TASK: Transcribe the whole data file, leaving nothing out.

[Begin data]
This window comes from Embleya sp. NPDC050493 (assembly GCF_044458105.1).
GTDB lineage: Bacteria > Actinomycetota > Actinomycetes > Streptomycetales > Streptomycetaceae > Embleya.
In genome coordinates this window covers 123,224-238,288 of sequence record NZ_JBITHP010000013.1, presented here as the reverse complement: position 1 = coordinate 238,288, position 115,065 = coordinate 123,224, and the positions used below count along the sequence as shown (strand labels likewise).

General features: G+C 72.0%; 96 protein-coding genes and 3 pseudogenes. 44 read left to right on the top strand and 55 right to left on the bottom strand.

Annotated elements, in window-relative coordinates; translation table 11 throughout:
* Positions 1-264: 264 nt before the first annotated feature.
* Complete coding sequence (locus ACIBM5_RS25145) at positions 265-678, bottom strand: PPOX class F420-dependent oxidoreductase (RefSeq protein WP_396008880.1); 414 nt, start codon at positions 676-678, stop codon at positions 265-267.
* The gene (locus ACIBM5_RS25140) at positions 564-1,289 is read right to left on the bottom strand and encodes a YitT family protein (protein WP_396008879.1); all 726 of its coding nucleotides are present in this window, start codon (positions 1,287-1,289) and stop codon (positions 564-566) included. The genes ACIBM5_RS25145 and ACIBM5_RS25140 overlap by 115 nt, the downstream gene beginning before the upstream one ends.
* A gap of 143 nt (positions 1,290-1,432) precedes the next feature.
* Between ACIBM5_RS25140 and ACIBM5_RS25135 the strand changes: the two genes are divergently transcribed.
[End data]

This window comes from Embleya sp. NPDC050493 (assembly GCF_044458105.1).
GTDB lineage: Bacteria > Actinomycetota > Actinomycetes > Streptomycetales > Streptomycetaceae > Embleya.
In genome coordinates this window covers 123,224-238,288 of sequence record NZ_JBITHP010000013.1, presented here as the reverse complement: position 1 = coordinate 238,288, position 115,065 = coordinate 123,224, and the positions used below count along the sequence as shown (strand labels likewise).

General features: G+C 72.0%; 96 protein-coding genes and 3 pseudogenes. 44 read left to right on the top strand and 55 right to left on the bottom strand.

Annotated elements, in window-relative coordinates; translation table 11 throughout:
* Positions 1-264: 264 nt before the first annotated feature.
* Complete coding sequence (locus ACIBM5_RS25145) at positions 265-678, bottom strand: PPOX class F420-dependent oxidoreductase (RefSeq protein WP_396008880.1); 414 nt, start codon at positions 676-678, stop codon at positions 265-267.
* The gene (locus ACIBM5_RS25140) at positions 564-1,289 is read right to left on the bottom strand and encodes a YitT family protein (protein WP_396008879.1); all 726 of its coding nucleotides are present in this window, start codon (positions 1,287-1,289) and stop codon (positions 564-566) included. The genes ACIBM5_RS25145 and ACIBM5_RS25140 overlap by 115 nt, the downstream gene beginning before the upstream one ends.
* A gap of 143 nt (positions 1,290-1,432) precedes the next feature.
* Between ACIBM5_RS25140 and ACIBM5_RS25135 the strand changes: the two genes are divergently transcribed.